Guidebook Learn to cook the Venetian way

Foodie must-do list

Learn to cook the Venetian way

What’s the most intimate way to discover Venice’s food culture? “Spend the day with one of the city’s top chefs for a hands-on cooking adventure that’ll take you from market to kitchen to dining room,” recommends Andrew Sessa at the New York Post. Along the way, he says, “you’ll meet with the farmers and fisherman who feed the city, learn to prepare Venetian dishes the way the experts do, and then have the chance to enjoy the fruits of your labor.” Here are Sessa’s three Venetian foodie learning experiences:  

Gritti Epicurean School: Opened in 2013, as part of the $55 million renovation and restoration of The Gritti Palace, which has had a cooking school since the 1970s.  

Al Covo: Venetian chef Cesare Benelli takes you into the kitchens of al Covo, his Slow Food-affiliated, 30-year-old eatery, which today is a local institution.  

Enrico Rocca: The flamboyant Rocca runs her cooking school in her loft-like residence, once a laundry for the centuries-old palazzo in which she grew up.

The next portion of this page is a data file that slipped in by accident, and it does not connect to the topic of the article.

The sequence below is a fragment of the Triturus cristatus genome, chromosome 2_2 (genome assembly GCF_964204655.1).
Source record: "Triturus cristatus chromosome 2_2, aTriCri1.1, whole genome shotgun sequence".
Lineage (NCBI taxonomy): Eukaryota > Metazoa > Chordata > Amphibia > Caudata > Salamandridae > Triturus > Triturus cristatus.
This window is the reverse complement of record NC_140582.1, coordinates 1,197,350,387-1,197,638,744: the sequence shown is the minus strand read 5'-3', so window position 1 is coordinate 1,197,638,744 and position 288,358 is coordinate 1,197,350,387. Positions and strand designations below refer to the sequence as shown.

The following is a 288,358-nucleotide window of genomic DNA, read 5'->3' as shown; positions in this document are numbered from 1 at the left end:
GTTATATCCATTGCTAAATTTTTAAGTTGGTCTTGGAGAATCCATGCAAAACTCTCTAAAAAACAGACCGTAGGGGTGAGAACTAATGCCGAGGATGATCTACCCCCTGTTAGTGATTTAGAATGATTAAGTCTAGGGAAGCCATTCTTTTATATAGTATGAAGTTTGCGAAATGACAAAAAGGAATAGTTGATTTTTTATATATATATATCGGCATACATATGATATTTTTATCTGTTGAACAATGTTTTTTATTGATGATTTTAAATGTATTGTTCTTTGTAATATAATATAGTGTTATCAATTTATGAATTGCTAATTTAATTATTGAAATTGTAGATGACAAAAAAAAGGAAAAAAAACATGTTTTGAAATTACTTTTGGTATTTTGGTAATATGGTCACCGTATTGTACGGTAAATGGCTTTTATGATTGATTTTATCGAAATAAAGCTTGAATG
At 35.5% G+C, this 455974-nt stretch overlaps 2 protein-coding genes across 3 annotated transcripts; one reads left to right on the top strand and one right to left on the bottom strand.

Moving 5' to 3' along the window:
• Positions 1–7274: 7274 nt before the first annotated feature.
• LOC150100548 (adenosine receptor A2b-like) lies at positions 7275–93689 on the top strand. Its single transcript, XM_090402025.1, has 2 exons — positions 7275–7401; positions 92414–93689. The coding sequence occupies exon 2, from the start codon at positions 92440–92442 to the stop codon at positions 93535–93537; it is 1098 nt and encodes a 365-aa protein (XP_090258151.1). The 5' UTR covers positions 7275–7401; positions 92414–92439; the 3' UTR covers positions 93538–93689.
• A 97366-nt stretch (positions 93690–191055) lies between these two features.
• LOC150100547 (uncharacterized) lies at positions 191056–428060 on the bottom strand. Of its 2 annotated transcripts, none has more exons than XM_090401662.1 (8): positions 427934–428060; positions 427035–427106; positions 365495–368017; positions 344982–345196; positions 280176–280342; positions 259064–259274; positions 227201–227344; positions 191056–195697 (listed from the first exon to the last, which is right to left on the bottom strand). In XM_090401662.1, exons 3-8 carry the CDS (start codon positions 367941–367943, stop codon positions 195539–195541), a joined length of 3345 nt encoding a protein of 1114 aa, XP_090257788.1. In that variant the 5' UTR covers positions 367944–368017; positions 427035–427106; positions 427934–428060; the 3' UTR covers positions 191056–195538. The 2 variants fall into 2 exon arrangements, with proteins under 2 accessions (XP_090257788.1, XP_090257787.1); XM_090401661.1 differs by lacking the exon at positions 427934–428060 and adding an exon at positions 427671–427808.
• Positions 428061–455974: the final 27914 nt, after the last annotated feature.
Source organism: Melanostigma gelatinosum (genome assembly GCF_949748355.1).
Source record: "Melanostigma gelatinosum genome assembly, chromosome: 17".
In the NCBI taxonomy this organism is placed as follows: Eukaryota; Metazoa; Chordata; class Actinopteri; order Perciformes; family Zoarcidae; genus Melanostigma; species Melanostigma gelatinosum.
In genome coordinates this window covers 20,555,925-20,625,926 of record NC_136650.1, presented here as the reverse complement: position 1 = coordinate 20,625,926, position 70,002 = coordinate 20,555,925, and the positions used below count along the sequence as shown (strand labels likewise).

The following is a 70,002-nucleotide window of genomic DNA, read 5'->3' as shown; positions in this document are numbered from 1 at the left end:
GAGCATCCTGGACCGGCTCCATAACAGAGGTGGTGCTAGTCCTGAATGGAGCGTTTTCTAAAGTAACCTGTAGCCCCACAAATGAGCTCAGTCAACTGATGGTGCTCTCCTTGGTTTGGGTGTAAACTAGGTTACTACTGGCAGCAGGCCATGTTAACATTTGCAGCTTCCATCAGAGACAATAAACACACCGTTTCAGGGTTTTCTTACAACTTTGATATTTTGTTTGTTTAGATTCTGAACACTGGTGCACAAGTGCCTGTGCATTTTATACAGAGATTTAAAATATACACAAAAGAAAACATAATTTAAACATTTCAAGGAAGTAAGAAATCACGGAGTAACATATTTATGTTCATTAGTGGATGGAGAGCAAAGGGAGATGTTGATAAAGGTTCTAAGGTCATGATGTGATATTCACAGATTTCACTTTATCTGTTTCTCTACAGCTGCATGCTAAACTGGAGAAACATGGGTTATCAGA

If you really want to understand Venetian culinary culture, writes Hannah Frances at Suitcase magazine, there’s no better short cut than taking a cookery course with Enrica Rocca. “An aristocratic Venetian born and raised, Enrica runs one of the best cookery schools in the world from her grandiose loft apartment in the heart of Dorsoduro,” says Frances. Or splash out on the Stirred cookery school at Villa Casagrande, a “beautifully restored” 16th-century building in Cison di Valmarino, an elegant town an hour north of Venice, recommends Sophie Butler at The Telegraph. It creates “a house-party atmosphere where guests can relax and feel at home while learning new skills,” drawing on “delicious local produce” and using techniques and recipes that “have a distinct character.” Not only are you shown new skills and techniques that you can use at home, she writes, “but you learn how to assess, appreciate and source the individual ingredients you are using -- the oil, the cheese, the wine and the vegetables, the meat and the fish.” Or suss out a range of other cooking school options at Select Italy.    

There’s a rich source of food and cooking information about Venice. Once back home, you can keep up with Venetian recipes and food news with bloggers and cooks Skye McAlpine at From My Dining Table, Nicoletta Fornaro at Naturally Epicurean, and Valeria Necchio at Life, Love, Food. Or get your hands on one of these fine Venetian cookery and food culture books:

Venice & Food by Sally Spector

Francesco’s Kitchen by Francesco da Mosta

Venice Cult Recipes by Laura Zavan

Polpo by Russell Norman

Veneto by Valeria Necchio

Sweet Venice by Alessandra Dammone

Venice: Recipes Lost & Found by Katie Caldesi

Foodie must-do list
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